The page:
Kellyanne Conway Is Proving That Conflict Hurts Kids, Not Divorce
No one ever researches the damage that intact married couples such as George and Kellyanne Conway do to their family
In a surprise message Sunday, Kellyanne Conway — one of Trump’s longest-serving advisors — announced that she was leaving the White House to focus on her family. She also made known that her husband, George — a conservative lawyer and outspoken critic of the president who co-founded the Lincoln Project, a group of Republicans devoted to defeating Trump in November — would also be making changes to put their family first.
In a statement, she said:
“I will be transitioning from the White House at the end of this month. George is also making changes. We disagree about plenty but we are united on what matters most: the kids. Our four children are teens and ‘tweens starting a new academic year, in middle school and high school, remotely from home for at least a few months. As millions of parents nationwide know, kids ‘doing school from home’ requires a level of attention and vigilance that is as unusual as these times. This is completely my choice and my voice. In time, I will announce future plans. For now, and for my beloved children, it will be less drama, more mama.”
I am no fan of Kellayanne, who has lied for Trump and made “alternative facts” become a distressing reality. But the reaction to her decision illustrates yet again the gendered view many have about family and ambition.
Of the Conways four children, their 15-year-old daughter, Claudia, has earned a huge following on social media for her outspoken views against her parents, especially her mother, and recently indicated that she was seeking emancipation.
What parent wouldn’t reassess things given that?
Yet, Kellyanne is being seen as the one who needs to take control of their family. As comedy writer Nick Jack Pappas tweeted:
For those expressing empathy for KellyAnne Conway — don’t. She chose fame and fortune over family for three and a half years. She cared more about keeping Trump happy than her daughter.
What career-minded woman hasn’t heard something along those lines? You want to put your career before your family? How dare you! You’re a selfish woman whose priorities are wrong. What career-minded man has heard that? I can’t think of one. Can you?
Most people who work, whether it includes a desire for fame or not, are caring for their family. Not just in a financial way — although being able to feed, clothe, educate and house your children is important — but caring for them emotionally. Yet we tend to see the emotional support of children as being a mother’s job, whether she works outside the home or not. And we always see the emotional support of a marriage as being the wife’s job as well.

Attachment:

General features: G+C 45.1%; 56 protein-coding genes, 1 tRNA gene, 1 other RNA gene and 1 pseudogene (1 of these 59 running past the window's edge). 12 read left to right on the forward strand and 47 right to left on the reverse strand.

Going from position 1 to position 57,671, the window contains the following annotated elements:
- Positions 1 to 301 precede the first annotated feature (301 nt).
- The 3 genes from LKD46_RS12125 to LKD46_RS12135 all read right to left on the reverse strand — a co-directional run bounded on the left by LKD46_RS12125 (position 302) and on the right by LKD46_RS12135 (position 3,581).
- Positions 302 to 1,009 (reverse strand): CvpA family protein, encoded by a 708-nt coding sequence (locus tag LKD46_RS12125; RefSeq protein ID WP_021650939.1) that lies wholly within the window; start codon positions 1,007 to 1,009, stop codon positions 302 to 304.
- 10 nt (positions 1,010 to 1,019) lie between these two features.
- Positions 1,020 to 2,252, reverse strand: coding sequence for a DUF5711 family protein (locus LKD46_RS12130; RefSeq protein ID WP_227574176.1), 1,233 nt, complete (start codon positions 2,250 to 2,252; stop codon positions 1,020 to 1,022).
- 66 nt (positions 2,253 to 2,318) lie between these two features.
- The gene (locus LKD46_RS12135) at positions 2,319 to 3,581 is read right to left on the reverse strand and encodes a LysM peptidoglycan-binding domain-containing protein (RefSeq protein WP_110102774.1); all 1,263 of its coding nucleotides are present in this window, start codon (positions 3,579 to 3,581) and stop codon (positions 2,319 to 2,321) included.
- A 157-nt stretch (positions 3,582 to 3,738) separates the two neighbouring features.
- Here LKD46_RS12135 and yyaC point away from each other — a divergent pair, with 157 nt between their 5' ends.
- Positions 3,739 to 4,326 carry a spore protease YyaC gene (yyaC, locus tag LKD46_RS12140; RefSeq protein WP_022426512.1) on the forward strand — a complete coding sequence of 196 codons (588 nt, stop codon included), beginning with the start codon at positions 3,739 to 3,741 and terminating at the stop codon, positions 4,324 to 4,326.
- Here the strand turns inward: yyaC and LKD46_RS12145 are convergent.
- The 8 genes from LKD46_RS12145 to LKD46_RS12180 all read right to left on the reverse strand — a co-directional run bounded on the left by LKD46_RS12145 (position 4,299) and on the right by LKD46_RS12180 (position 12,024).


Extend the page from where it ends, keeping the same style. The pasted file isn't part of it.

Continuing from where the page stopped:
The Conways have a complicated marriage, at least since Kellyanne became such a promoter — and liar — for Trump, and many wondered how they could remain a happy, healthy family, especially after Kellyanne defended her boss over her husband after Trump called George a “loser” and a “husband from hell.”
As marital historian Stephanie Coontz writes:
Perhaps the couple is playing a competitive political game, with neither caring enough about the real-world impact of the actions they so strenuously defend or condemn to erode their love for each other. But that’s still a dangerous script for a marriage. And either way, it sends an even more dangerous message to their four children about prioritizing power, fame and money over shared core values in their future relationships.
Conservatives hate divorce and often point to it as the reason society has frayed. And yet, the Conways are a very married — and very Republican conservative couple— who are proving, for all to see, that conflict is the destroyer of families. Conflict isn’t just the domain of the divorced; it occurs in intact families, too.
And while researchers love to focus on the repercussions of the divorced, no one knows the extent of damage caused by so-called “normal” families such as the Conways. That said, we can clearly see how at least one of their children feels, and it’s heartbreaking. That’s the real-world impact of their actions.
The Conways are finally doing the right thing for their family, but let’s be clear: it’s not solely Kellyanne’s— or any woman’s — job to keep their children happy or to prioritize family over career. That said, prioritizing family will mean little if they don’t find a way to deal with conflict in a healthier way.
Want to have a marriage that minimizes conflict (Of course you do!) Read The New I Do: Reshaping Marriage for Skeptics, Realists and Rebels (Seal Press). You can support your local indie bookstore (please do) or order it on Amazon. And we’re now on Audible.